Barclays’ latest report looks good but lacks strategic direction

To use an automotive analogy, Barclays’ latest sustainability report is like a fine luxury car, but one with an undersized engine under the bonnet. The report – the bank’s ninth in as many years – features all the bells and whistles that we expect of veteran reporters. But it lacks strategic focus, particularly on the company’s future commitments, and so fails to inspire stakeholder confidence.

If this report is any indication of what is happening internally at the bank, then perhaps Barclays’ sustainability efforts are sliding – much the way its stock price did in 2008.

The structure of the Barclays report is arguably one of its strengths. The signature piece is a succinct, 24-page sustainability review, which highlights five themes – customers and clients, inclusive banking, environment, diversity and people, and responsible global citizenship. Shorter and more manageable than in past years, this summary review lives in a convenient library of reports dating back to 1999 and is supported by additional web content for ease of reference and navigation.

The tone, however, leaves something to be desired. Take chief executive John Varley’s quote on the introductory screen: “At a time when it has never been more important for banks to focus on the things that support their sustainability agenda, we have never faced so many distractions from doing so.” Not exactly reassuring that key efforts, such as cutting the bank’s carbon footprint, are charging forward.

Stakeholder engagement

Considering how dismal the year 2008 was for the financial services industry, one might expect a laser-sharp focus on stakeholder engagement – particularly with key groups such as customers, regulators and employees. Barclays does not quite deliver in this regard. Barclays describes its mechanisms for engaging with customers, consumer groups and regulators only briefly and vaguely. Tangible examples of how the bank is responding to specific stakeholder concerns are few and far between.

Barclays’ reporting on employee engagement is only marginally better. Barclays acknowledges that employee engagement was a challenge in 2008, given the turbulent market conditions. It is encouraging to see that 91% of employees working in the company’s global retail and commercial banking and the group centre responded to this year’s employee opinion survey.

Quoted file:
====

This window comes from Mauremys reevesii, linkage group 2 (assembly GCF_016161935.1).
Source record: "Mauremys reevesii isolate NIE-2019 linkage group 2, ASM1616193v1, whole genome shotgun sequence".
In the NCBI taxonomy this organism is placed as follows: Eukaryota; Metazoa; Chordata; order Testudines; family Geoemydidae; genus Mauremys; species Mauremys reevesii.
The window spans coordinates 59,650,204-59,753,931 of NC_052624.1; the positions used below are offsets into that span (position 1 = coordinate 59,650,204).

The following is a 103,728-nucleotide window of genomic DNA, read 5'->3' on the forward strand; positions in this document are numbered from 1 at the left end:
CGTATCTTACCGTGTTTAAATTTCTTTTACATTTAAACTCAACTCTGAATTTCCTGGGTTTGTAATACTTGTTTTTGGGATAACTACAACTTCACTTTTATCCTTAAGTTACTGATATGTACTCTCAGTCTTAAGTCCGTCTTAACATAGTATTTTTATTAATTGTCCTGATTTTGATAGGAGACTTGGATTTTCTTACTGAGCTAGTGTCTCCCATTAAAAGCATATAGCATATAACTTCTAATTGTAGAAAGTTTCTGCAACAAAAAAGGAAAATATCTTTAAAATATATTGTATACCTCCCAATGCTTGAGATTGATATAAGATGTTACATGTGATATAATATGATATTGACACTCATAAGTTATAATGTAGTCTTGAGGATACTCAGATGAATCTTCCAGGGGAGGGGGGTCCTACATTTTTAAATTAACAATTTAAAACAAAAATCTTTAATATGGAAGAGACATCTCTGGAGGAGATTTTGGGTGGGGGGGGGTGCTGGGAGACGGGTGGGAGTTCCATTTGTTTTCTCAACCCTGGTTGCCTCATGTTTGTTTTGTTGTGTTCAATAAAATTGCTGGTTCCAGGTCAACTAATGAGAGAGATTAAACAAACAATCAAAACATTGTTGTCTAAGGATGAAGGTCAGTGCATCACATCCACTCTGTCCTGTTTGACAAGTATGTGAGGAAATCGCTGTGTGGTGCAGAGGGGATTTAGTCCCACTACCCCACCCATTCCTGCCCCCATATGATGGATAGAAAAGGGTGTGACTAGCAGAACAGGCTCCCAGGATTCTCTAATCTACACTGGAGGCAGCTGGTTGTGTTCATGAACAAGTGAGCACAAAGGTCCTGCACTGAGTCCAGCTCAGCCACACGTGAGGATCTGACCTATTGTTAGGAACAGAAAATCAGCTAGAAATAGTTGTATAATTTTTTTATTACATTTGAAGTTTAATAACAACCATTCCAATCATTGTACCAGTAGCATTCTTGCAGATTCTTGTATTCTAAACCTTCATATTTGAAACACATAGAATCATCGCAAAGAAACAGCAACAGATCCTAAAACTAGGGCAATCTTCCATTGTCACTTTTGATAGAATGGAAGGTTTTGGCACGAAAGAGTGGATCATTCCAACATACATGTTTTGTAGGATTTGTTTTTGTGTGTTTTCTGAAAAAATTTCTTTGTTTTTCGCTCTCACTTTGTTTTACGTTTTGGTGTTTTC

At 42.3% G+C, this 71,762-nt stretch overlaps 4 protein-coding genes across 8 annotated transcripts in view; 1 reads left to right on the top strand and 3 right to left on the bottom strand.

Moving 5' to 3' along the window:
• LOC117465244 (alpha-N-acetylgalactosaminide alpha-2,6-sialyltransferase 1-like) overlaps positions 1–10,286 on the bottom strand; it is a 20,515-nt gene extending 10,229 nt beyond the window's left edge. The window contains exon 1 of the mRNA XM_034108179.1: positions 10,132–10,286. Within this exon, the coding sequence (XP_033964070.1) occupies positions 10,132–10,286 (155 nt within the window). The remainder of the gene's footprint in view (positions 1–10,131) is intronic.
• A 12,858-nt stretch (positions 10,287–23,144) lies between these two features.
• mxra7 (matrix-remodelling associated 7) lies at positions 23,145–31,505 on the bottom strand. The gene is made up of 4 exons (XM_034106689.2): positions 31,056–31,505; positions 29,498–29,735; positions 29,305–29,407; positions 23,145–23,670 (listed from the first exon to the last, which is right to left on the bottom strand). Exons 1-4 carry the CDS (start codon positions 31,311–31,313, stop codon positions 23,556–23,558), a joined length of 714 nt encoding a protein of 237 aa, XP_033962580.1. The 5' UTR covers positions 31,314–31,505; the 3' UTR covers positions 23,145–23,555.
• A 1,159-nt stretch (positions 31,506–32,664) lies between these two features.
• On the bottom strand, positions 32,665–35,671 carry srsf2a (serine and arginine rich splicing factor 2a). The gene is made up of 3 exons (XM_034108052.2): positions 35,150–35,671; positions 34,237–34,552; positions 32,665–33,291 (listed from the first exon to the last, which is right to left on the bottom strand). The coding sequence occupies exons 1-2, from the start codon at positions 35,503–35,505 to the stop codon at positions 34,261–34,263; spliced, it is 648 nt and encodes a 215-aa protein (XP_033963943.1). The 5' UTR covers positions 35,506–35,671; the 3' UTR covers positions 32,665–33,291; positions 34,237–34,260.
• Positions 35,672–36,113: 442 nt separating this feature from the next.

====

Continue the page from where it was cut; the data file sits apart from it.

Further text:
Barclays might improve on two fronts in 2009 by including stakeholders directly in the materiality analysis process. Deloitte, the consultant Barclays engaged to assess materiality, merely examines the issues from stakeholders’ perspectives as reported in the media rather than engaging stakeholders directly. A materiality analysis that employs direct stakeholder engagement would be better informed and more accurate and would have the added benefit of strengthening stakeholder relationships.

For a veteran reporter, Barclays presents a disappointingly short-term view of its metrics and targets, making it difficult for readers to ascertain how the bank has progressed over the last, say, five years and where it intends to be five years down the road. While the list of key performance indicators is comprehensive and fairly well balanced, this report’s figures are compared only with 2007 data, even though data from previous years is, in most cases, available. The library of past reports may be convenient, but it is not convenient enough to enable readers to cross-reference data from one catalogued report to the next.

Barclays’ forward-looking targets are equally short-sighted. Most of the targets expire at the end of 2009, although a few extend beyond. Just as troubling is the lack of quantitative targets. Of the 40 or so targets outlined in this year’s report, half a dozen are quantitative. This shortfall will make it increasingly difficult to assess Barclays’ progress come the end of 2009.

In sum, it seems that Barclays lacks a long-term strategic focus. Enhanced and direct stakeholder engagement, a more inclusive materiality analysis, and longer-term targets could help to change this perception. The question is, what is holding Barclays back?
To use another auto analogy, perhaps it is time to switch drivers. Without question, sustainability is integrated throughout Barclays’ business. The board of directors has oversight, the business units are on board, and the chief executive has the primary responsibility for implementation. But this last detail might very well be the problem.

Now is the time for Barclays to hire an executive solely in charge of sustainability. This responsibility has been in flux for the past several years. The right person would go a long way towards bringing Barclays’ sustainability strategy into focus, not to mention strengthen its reporting.

Kyle Whitaker is a principal at Framework:CR.


Follows GRI? Yes: B+ application level and the financial sector supplement.
Assured? Yes
Materiality analysis? Yes
Goals? Yes
Targets? Yes
Stakeholder input? Yes
Seeks feedback? Yes
Key strengths: Format is easy to read and navigate.
Chief weaknesses: Lack of strategic focus.
Pleasant surprise: Timeline puts business in the context of key world events.

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